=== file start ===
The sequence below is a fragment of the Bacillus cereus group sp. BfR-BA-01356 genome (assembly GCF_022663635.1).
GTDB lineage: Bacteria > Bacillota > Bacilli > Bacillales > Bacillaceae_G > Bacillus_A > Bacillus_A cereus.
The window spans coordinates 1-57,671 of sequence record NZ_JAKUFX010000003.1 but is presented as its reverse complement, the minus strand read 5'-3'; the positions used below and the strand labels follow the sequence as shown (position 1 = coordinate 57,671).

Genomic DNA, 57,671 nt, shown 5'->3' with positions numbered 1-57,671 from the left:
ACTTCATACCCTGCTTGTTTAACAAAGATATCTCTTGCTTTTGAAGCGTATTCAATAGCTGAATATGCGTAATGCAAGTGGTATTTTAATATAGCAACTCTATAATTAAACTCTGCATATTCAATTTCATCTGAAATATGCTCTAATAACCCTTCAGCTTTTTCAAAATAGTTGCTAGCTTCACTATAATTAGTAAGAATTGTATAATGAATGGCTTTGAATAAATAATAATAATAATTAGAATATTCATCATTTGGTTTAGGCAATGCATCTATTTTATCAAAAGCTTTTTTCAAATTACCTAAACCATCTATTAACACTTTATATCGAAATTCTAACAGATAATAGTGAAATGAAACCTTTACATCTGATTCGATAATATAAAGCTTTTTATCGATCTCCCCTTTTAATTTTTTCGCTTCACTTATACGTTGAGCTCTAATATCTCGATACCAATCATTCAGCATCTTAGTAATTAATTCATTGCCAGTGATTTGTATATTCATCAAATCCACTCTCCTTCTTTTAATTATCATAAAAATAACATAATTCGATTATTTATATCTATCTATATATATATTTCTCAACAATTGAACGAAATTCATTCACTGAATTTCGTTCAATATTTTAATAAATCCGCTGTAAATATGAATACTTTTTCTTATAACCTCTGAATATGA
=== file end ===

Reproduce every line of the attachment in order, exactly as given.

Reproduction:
The sequence below is a fragment of the Bacillus cereus group sp. BfR-BA-01356 genome (assembly GCF_022663635.1).
GTDB lineage: Bacteria > Bacillota > Bacilli > Bacillales > Bacillaceae_G > Bacillus_A > Bacillus_A cereus.
The window spans coordinates 1-57,671 of sequence record NZ_JAKUFX010000003.1 but is presented as its reverse complement, the minus strand read 5'-3'; the positions used below and the strand labels follow the sequence as shown (position 1 = coordinate 57,671).

Genomic DNA, 57,671 nt, shown 5'->3' with positions numbered 1-57,671 from the left:
ACTTCATACCCTGCTTGTTTAACAAAGATATCTCTTGCTTTTGAAGCGTATTCAATAGCTGAATATGCGTAATGCAAGTGGTATTTTAATATAGCAACTCTATAATTAAACTCTGCATATTCAATTTCATCTGAAATATGCTCTAATAACCCTTCAGCTTTTTCAAAATAGTTGCTAGCTTCACTATAATTAGTAAGAATTGTATAATGAATGGCTTTGAATAAATAATAATAATAATTAGAATATTCATCATTTGGTTTAGGCAATGCATCTATTTTATCAAAAGCTTTTTTCAAATTACCTAAACCATCTATTAACACTTTATATCGAAATTCTAACAGATAATAGTGAAATGAAACCTTTACATCTGATTCGATAATATAAAGCTTTTTATCGATCTCCCCTTTTAATTTTTTCGCTTCACTTATACGTTGAGCTCTAATATCTCGATACCAATCATTCAGCATCTTAGTAATTAATTCATTGCCAGTGATTTGTATATTCATCAAATCCACTCTCCTTCTTTTAATTATCATAAAAATAACATAATTCGATTATTTATATCTATCTATATATATATTTCTCAACAATTGAACGAAATTCATTCACTGAATTTCGTTCAATATTTTAATAAATCCGCTGTAAATATGAATACTTTTTCTTATAACCTCTGAATATGA